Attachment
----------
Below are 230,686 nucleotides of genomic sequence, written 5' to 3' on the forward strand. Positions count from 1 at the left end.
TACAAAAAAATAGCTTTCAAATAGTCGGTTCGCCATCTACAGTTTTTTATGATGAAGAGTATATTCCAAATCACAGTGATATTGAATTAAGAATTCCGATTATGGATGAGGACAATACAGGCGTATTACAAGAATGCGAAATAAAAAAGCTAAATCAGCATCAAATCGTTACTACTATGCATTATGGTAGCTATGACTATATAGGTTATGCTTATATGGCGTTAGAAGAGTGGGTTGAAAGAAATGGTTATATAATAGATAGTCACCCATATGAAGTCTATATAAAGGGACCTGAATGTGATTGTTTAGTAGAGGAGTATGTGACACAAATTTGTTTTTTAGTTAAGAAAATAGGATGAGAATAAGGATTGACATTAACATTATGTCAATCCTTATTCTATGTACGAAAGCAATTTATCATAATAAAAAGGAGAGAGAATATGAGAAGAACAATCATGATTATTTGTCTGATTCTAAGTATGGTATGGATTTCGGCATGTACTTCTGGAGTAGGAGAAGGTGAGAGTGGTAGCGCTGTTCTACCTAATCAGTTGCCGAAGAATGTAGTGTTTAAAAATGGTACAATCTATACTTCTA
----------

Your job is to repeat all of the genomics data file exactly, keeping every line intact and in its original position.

Below are 230,686 nucleotides of genomic sequence, written 5' to 3' on the forward strand. Positions count from 1 at the left end.
TACAAAAAAATAGCTTTCAAATAGTCGGTTCGCCATCTACAGTTTTTTATGATGAAGAGTATATTCCAAATCACAGTGATATTGAATTAAGAATTCCGATTATGGATGAGGACAATACAGGCGTATTACAAGAATGCGAAATAAAAAAGCTAAATCAGCATCAAATCGTTACTACTATGCATTATGGTAGCTATGACTATATAGGTTATGCTTATATGGCGTTAGAAGAGTGGGTTGAAAGAAATGGTTATATAATAGATAGTCACCCATATGAAGTCTATATAAAGGGACCTGAATGTGATTGTTTAGTAGAGGAGTATGTGACACAAATTTGTTTTTTAGTTAAGAAAATAGGATGAGAATAAGGATTGACATTAACATTATGTCAATCCTTATTCTATGTACGAAAGCAATTTATCATAATAAAAAGGAGAGAGAATATGAGAAGAACAATCATGATTATTTGTCTGATTCTAAGTATGGTATGGATTTCGGCATGTACTTCTGGAGTAGGAGAAGGTGAGAGTGGTAGCGCTGTTCTACCTAATCAGTTGCCGAAGAATGTAGTGTTTAAAAATGGTACAATCTATACTTCTA